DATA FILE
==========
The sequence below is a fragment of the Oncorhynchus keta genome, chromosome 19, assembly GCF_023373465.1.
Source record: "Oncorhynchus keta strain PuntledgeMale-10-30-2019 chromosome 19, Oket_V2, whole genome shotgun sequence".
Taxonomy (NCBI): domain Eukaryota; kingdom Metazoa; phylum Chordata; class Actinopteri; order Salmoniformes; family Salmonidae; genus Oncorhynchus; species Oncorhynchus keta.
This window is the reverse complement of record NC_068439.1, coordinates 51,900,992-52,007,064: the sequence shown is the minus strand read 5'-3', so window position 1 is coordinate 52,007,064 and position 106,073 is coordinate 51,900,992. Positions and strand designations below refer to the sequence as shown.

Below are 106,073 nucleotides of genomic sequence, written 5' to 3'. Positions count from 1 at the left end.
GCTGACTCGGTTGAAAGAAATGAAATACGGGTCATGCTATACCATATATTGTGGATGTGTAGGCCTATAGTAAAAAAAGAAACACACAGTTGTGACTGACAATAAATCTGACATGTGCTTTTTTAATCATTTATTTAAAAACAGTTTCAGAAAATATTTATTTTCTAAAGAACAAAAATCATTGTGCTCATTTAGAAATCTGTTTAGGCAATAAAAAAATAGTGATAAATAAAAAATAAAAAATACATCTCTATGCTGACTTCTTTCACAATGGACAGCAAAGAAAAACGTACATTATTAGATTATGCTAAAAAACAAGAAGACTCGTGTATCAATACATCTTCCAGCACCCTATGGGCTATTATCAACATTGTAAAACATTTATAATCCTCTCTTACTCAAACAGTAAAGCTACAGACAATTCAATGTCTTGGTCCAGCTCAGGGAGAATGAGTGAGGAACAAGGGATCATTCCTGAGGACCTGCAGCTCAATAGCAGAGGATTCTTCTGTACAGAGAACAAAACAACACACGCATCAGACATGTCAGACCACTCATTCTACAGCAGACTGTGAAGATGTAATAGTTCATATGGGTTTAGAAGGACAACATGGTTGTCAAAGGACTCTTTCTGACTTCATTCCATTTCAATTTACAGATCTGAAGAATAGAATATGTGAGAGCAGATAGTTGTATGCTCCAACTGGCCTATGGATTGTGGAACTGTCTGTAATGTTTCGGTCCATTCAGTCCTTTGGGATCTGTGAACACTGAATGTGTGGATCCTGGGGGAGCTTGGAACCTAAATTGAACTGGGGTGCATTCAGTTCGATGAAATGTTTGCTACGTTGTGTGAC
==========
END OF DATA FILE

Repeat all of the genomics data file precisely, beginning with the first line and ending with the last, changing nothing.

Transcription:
The sequence below is a fragment of the Oncorhynchus keta genome, chromosome 19, assembly GCF_023373465.1.
Source record: "Oncorhynchus keta strain PuntledgeMale-10-30-2019 chromosome 19, Oket_V2, whole genome shotgun sequence".
Taxonomy (NCBI): domain Eukaryota; kingdom Metazoa; phylum Chordata; class Actinopteri; order Salmoniformes; family Salmonidae; genus Oncorhynchus; species Oncorhynchus keta.
This window is the reverse complement of record NC_068439.1, coordinates 51,900,992-52,007,064: the sequence shown is the minus strand read 5'-3', so window position 1 is coordinate 52,007,064 and position 106,073 is coordinate 51,900,992. Positions and strand designations below refer to the sequence as shown.

Below are 106,073 nucleotides of genomic sequence, written 5' to 3'. Positions count from 1 at the left end.
GCTGACTCGGTTGAAAGAAATGAAATACGGGTCATGCTATACCATATATTGTGGATGTGTAGGCCTATAGTAAAAAAAGAAACACACAGTTGTGACTGACAATAAATCTGACATGTGCTTTTTTAATCATTTATTTAAAAACAGTTTCAGAAAATATTTATTTTCTAAAGAACAAAAATCATTGTGCTCATTTAGAAATCTGTTTAGGCAATAAAAAAATAGTGATAAATAAAAAATAAAAAATACATCTCTATGCTGACTTCTTTCACAATGGACAGCAAAGAAAAACGTACATTATTAGATTATGCTAAAAAACAAGAAGACTCGTGTATCAATACATCTTCCAGCACCCTATGGGCTATTATCAACATTGTAAAACATTTATAATCCTCTCTTACTCAAACAGTAAAGCTACAGACAATTCAATGTCTTGGTCCAGCTCAGGGAGAATGAGTGAGGAACAAGGGATCATTCCTGAGGACCTGCAGCTCAATAGCAGAGGATTCTTCTGTACAGAGAACAAAACAACACACGCATCAGACATGTCAGACCACTCATTCTACAGCAGACTGTGAAGATGTAATAGTTCATATGGGTTTAGAAGGACAACATGGTTGTCAAAGGACTCTTTCTGACTTCATTCCATTTCAATTTACAGATCTGAAGAATAGAATATGTGAGAGCAGATAGTTGTATGCTCCAACTGGCCTATGGATTGTGGAACTGTCTGTAATGTTTCGGTCCATTCAGTCCTTTGGGATCTGTGAACACTGAATGTGTGGATCCTGGGGGAGCTTGGAACCTAAATTGAACTGGGGTGCATTCAGTTCGATGAAATGTTTGCTACGTTGTGTGAC